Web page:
mmWritten by

Kris Greffard. The mom, The Entrepreneur, The Cop, The Bad Ass.

Girl Warrior Stories| Views: 2001

Today we raise our fists high and put our hands together in celebration of our Feature Girl Warrior, the strong, athletic, artistic, loving, and passionate peacekeeper, Kris Greffard, owner and lead instructor of Sheepdog Self-Protection Inc. Kris is a law enforcement professional in the Province of British Columbia. She has been a police officer for 11 years and is certified through the Justice Institute of British Columbia as a Certified Use of Force Instructor.  Kris has a Bachelor of Arts in Recreation and Health Education through the University of Victoria and has been training in the area of self-protection since 2005. In 2016 Kris and her husband Francois created Sheepdog Self-Protection Inc, a company that specializes in reality based self-protection training. Kris’s husband works for the Canadian Armed Forces and is equally, if not more, trained in this specialty as her. Kris’s highlights as a cop thus far have been working patrol, riding a motor cycle in the traffic section, being a member of the tac team in the crowd management unit, being the first full time female control tactics instructor in her department, and a motor cycle escort rider. Kris is the mother of two amazing children, a son and daughter, who are both under the age of eight. Kris describes her children as a reflection of both her and her husband combined with their own unique quirks and personalities. Kris says that being a mom is one of her greatest accomplishments. As a woman and as a mother she is devoted to encouraging women and girls to be all that they can be, even when they don’t see it within themselves. And to that we say YES!

What makes me a Girl Warrior?

Tough question. I wasn’t born a Girl Warrior. I became one. As a young girl I was the peacekeeper between my parents maturing much faster than other kids my age. I played team sports growing up and with that maturity developed leadership. I became team captain of most of my sport teams. In my early teens I struggled with my weight. I was a total tom boy! I recall being bullied but I was a pretty confident kid and found support through the friends I had made through sports to get me through. I look back and reflect on how important those relationships were to me. These girls, eventually women, were the foundation and the roots of my tribe.

So what makes me a Girl Warrior? My passion for empowering women to see what they are mentally and physically capable of tackling and overcoming. My dedication to educating children on personal safety, developing their intuition and recognizing situational dangers and unsafe situations. My commitment to inspiring young women to be independent, strong, courageous, confident, and fierce.

Personally, a promise to myself to never compromise my own morals and ethics, to never settle for mediocrity and always pursue excellence, and most importantly above all…to be a hero in my child’s eyes.

You’ve been a law enforcement officer for the past 11 years. Why did you choose this path?

I knew I wanted to lead in our community in some way, shape, or form. I wanted to do something that had an impact on changing our society for the good, to help people, and to be a pillar for people to lean on in difficult times. I knew that I could be that person.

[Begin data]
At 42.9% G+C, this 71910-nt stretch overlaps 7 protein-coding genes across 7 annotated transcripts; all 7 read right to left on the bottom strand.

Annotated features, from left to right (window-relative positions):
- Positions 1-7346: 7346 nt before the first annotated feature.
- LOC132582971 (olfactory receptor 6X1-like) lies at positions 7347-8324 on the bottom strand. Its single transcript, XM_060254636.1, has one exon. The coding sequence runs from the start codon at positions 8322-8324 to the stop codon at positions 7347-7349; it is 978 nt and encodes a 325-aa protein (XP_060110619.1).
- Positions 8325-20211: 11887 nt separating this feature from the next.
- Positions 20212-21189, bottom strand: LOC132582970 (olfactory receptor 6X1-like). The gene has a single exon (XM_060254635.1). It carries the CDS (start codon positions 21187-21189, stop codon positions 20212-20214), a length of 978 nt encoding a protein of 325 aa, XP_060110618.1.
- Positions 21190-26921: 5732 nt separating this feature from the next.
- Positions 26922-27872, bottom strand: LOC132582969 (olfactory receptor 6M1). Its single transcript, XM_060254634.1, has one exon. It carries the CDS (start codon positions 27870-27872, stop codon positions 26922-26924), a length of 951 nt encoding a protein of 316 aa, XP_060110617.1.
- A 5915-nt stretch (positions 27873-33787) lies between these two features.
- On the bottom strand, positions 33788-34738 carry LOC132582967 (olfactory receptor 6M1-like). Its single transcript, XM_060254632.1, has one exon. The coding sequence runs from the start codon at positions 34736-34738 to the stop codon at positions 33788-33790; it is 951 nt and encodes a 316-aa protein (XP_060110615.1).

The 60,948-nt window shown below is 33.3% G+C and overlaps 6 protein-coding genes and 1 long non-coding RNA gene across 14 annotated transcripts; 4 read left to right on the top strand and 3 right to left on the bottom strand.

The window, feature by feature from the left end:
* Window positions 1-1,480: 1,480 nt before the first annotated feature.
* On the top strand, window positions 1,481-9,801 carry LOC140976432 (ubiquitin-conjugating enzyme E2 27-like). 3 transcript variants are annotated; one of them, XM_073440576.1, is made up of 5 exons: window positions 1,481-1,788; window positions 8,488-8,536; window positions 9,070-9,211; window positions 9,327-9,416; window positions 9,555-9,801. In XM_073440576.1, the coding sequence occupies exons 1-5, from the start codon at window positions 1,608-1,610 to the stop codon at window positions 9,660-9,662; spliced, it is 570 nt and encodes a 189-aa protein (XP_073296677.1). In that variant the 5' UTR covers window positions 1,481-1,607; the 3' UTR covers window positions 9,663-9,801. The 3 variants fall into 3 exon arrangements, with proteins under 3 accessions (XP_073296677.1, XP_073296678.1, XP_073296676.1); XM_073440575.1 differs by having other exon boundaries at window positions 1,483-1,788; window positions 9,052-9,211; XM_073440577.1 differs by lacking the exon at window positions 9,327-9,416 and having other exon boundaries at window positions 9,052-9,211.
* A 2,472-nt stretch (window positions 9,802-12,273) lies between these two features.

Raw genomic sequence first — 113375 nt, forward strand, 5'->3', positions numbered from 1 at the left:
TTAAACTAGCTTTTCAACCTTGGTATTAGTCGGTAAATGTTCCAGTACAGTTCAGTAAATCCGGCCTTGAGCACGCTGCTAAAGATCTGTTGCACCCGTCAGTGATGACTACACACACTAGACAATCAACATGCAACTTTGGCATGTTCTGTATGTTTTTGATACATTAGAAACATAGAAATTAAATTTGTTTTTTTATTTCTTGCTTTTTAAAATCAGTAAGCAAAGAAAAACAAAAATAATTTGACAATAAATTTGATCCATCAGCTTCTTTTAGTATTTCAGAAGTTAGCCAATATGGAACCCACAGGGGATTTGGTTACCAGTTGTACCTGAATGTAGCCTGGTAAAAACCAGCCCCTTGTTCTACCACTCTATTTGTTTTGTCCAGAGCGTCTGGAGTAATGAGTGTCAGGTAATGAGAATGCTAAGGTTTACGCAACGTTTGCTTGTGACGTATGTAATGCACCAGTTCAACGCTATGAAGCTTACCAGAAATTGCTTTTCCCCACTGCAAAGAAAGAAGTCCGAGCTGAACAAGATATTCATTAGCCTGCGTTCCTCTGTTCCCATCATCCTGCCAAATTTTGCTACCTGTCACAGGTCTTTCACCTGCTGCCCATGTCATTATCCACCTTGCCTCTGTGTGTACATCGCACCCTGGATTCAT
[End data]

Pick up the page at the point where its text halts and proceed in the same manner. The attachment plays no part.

Growing up playing team sports I valued team unity. A police department is just that. Like any team, and similar to family, there are some dysfunctional relationships but it is without a doubt when a family member is in need of help their safety is your #1 priority.

I went into this career with eyes wide open. I knew I was physically, mentally, and emotionally capable of excelling in this profession.

What’s the hardest part of your job?

  • Being strong in difficult situations. Holding a mom back from her baby girl while paramedics try to revive her. Searching for a missing 8-year-old boy whose backpack was found at a construction site near his school. These are the ones that I get into the car after the dust has settled and I turn white and want to hurl as they hit too close to home.
  • Having the public rip you apart in social media after watching a 15 second snip-it video of an incident that took much longer than that to unfold. Police are put in stressful situations and forced to make life-death decisions in a split second on a daily basis. If there is one favor I ask of you is the next time you see a police use of force incident splattered across the news consider that video only captures one perspective of an incident and that police are human too.
  • Off duty with Sheepdog Self-Protection Inc.… One of my biggest challenges I have is getting over women’s mindset of “that will never happen to me.” In our Fight Back for Women presentation I start by showing recent media headlines of incidents that have happened locally to show that these incidents do happen in our neighborhoods and to people we know.

How do you juggle family life and career? Can you still have it all?

It’s a gong show but we make it work. My $5.99 staples calendar, highlighters, an amazing au pair, a husband who loves to cook, and balancing priorities is what makes it possible. In order to be me a mom, an instructor, and a cop I have to be physically fit. Hitting the gym on daily basis is a priority for me and, like all my workouts, is scheduled into my calendar like any other appointment. My husband and I have always said that our kids are number one, meaning that no matter how busy our full time jobs are, or programs booked with the company, getting our kids to their activities take priority.